Text and Policy: The Supreme Court rejects the government’s expansive interpretation of “exceeds authorized access.”

A six-justice majority14 of the Supreme Court sided with Van Buren, holding that the “exceeds authorized access” clause of the CFAA applies to individuals “who obtain information from particular areas in the computer . . . to which their computer access does not extend.”15 The majority’s opinion, authored by Justice Barrett, focused primarily on the text and structure of the CFAA.16 Although the Court agreed with the government that in “common parlance” the “exceeds authorized access” clause would apply to anyone who used their authorized access to a system for an improper purpose, a plain reading of the statute warranted a much narrower reading.17

Relying primarily on the statute’s text and structure, the Court also refused to adopt the government’s proposed interpretation because of what they view as the potential fallout: Judge Barrett wrote that the government’s reading would implicate a huge array of “commonplace computer activity” and make “millions of otherwise law-abiding citizens . . . criminals.”18 For example, the government’s interpretation would criminalize conduct like violating a website’s terms of service, using a pseudonym on social media, or employees using work devices to send personal emails.19 With so much potential conduct falling under the purview of the CFAA, the Court expressed concern that adopting the government’s approach would mean injecting “arbitrariness into the assessment of criminal liability” because there is only a thin line between “unlawful information access” and “misuse of information.”20

The CFAA Going Forward

Since the CFAA was passed in 1986, it has been widely used by prosecutors and civil litigants to reach conduct that does not resemble traditional hacking techniques, such as installing malicious software on a computer to gain system access and obtaining information from a computer network. Beyond criminal prosecutions, the CFAA also contains a private right of action21 and has been a commonly used tool for civil litigants, especially by employers in trade secrets litigation.22 The Supreme Court’s decision greatly narrows the scope of the CFAA by shifting focus away from an individual’s subjective “improper purpose” in accessing information on a computer system and reorients the law as covering conduct that constitutes an objective breach by an individual either through unauthorized access (an outside hack) or by accessing areas of a system where an otherwise authorized user’s access is restricted (an inside hack).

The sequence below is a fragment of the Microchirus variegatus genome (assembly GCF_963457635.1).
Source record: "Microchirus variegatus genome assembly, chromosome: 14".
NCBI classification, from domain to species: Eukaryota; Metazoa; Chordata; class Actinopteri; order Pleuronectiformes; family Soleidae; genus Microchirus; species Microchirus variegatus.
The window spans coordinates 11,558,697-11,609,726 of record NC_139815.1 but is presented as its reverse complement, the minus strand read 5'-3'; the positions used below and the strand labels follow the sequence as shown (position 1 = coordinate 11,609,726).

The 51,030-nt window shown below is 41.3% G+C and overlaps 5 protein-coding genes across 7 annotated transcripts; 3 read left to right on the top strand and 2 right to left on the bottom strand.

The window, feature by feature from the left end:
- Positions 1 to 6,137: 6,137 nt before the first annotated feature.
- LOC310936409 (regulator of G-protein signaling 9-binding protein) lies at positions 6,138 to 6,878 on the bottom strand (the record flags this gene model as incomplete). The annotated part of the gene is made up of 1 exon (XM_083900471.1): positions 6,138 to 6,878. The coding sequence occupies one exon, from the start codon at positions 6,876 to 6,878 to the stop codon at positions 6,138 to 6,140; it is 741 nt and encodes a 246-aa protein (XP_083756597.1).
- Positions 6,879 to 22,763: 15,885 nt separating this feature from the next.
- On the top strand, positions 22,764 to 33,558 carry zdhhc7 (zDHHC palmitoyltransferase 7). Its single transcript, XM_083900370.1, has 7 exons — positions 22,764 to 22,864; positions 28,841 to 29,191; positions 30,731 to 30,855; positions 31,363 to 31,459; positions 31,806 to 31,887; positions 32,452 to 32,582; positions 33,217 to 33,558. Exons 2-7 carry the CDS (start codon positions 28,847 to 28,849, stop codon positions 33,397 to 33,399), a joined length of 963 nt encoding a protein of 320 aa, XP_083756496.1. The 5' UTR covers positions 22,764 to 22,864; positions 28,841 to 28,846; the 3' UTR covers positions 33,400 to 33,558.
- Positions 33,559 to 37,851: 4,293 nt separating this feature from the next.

The opinion makes it clear that the CFAA covers “those who obtain information from particular areas in the computer—such as files, folders, or databases—to which their computer access does not extend.”23 The Court however left it an open question whether liability under the CFAA’s “exceeds authorized access” provision requires breach of technological limits on a user’s access (such as password-protected drives) or policy-based limits (such as a computer-use policy for employees).24 Businesses concerned about unauthorized access by employees, vendors, or other users to certain areas on their networks should clearly communicate what areas are out-of-bounds. Requiring passwords to access those areas is a clear sign that access is only granted to certain individuals.

Ultimately, Van Buren has provided much-needed clarity to the application of the CFAA. Prosecutors and potential plaintiffs now know that the CFAA’s “exceeds authorized access” clause covers conduct that is much closer to traditional hacking. How that clarity affects the number and breadth of CFAA causes of actions remains to be seen. For example, it is not difficult to imagine possible complications to civil actions for theft of trade secrets under the CFAA where the defendant is an employee authorized to access trade secrets. Nevertheless, what is certain is that hacking—both from outside an organization and inside an organization—remains a concern for private litigants and the government. Unless and until Congress takes steps to revise the CFAA, it remains the primary tool available to counter such intrusions.